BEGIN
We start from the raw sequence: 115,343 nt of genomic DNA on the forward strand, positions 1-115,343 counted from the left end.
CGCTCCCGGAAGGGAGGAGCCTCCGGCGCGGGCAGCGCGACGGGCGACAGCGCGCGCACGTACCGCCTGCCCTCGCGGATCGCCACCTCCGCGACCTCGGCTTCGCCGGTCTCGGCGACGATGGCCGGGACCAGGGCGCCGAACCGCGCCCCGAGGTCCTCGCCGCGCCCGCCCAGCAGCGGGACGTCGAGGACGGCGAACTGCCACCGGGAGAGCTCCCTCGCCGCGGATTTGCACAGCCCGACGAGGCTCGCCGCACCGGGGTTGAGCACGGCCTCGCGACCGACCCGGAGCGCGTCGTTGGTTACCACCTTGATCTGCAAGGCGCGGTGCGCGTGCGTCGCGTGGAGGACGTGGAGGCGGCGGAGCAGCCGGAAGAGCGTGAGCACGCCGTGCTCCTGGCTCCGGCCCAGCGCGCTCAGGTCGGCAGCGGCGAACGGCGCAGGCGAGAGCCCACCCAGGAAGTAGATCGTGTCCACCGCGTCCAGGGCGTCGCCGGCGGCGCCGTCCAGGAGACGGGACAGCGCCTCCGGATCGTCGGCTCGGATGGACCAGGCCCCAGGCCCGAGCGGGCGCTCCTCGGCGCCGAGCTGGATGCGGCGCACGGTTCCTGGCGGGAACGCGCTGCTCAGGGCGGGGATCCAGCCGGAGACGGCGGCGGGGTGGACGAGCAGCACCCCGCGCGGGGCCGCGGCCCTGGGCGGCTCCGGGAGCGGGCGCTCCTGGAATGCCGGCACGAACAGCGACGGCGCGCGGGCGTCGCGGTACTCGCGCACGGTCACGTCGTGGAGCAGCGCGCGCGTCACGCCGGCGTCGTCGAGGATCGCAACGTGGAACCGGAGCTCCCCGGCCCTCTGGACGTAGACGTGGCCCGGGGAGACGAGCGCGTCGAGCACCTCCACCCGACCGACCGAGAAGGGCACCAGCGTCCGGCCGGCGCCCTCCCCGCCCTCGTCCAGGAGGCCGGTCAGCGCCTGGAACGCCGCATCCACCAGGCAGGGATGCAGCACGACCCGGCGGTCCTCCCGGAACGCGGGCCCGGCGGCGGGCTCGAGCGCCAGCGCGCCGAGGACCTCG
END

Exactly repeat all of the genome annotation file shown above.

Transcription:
We start from the raw sequence: 115,343 nt of genomic DNA on the forward strand, positions 1-115,343 counted from the left end.
CGCTCCCGGAAGGGAGGAGCCTCCGGCGCGGGCAGCGCGACGGGCGACAGCGCGCGCACGTACCGCCTGCCCTCGCGGATCGCCACCTCCGCGACCTCGGCTTCGCCGGTCTCGGCGACGATGGCCGGGACCAGGGCGCCGAACCGCGCCCCGAGGTCCTCGCCGCGCCCGCCCAGCAGCGGGACGTCGAGGACGGCGAACTGCCACCGGGAGAGCTCCCTCGCCGCGGATTTGCACAGCCCGACGAGGCTCGCCGCACCGGGGTTGAGCACGGCCTCGCGACCGACCCGGAGCGCGTCGTTGGTTACCACCTTGATCTGCAAGGCGCGGTGCGCGTGCGTCGCGTGGAGGACGTGGAGGCGGCGGAGCAGCCGGAAGAGCGTGAGCACGCCGTGCTCCTGGCTCCGGCCCAGCGCGCTCAGGTCGGCAGCGGCGAACGGCGCAGGCGAGAGCCCACCCAGGAAGTAGATCGTGTCCACCGCGTCCAGGGCGTCGCCGGCGGCGCCGTCCAGGAGACGGGACAGCGCCTCCGGATCGTCGGCTCGGATGGACCAGGCCCCAGGCCCGAGCGGGCGCTCCTCGGCGCCGAGCTGGATGCGGCGCACGGTTCCTGGCGGGAACGCGCTGCTCAGGGCGGGGATCCAGCCGGAGACGGCGGCGGGGTGGACGAGCAGCACCCCGCGCGGGGCCGCGGCCCTGGGCGGCTCCGGGAGCGGGCGCTCCTGGAATGCCGGCACGAACAGCGACGGCGCGCGGGCGTCGCGGTACTCGCGCACGGTCACGTCGTGGAGCAGCGCGCGCGTCACGCCGGCGTCGTCGAGGATCGCAACGTGGAACCGGAGCTCCCCGGCCCTCTGGACGTAGACGTGGCCCGGGGAGACGAGCGCGTCGAGCACCTCCACCCGACCGACCGAGAAGGGCACCAGCGTCCGGCCGGCGCCCTCCCCGCCCTCGTCCAGGAGGCCGGTCAGCGCCTGGAACGCCGCATCCACCAGGCAGGGATGCAGCACGACCCGGCGGTCCTCCCGGAACGCGGGCCCGGCGGCGGGCTCGAGCGCCAGCGCGCCGAGGACCTCG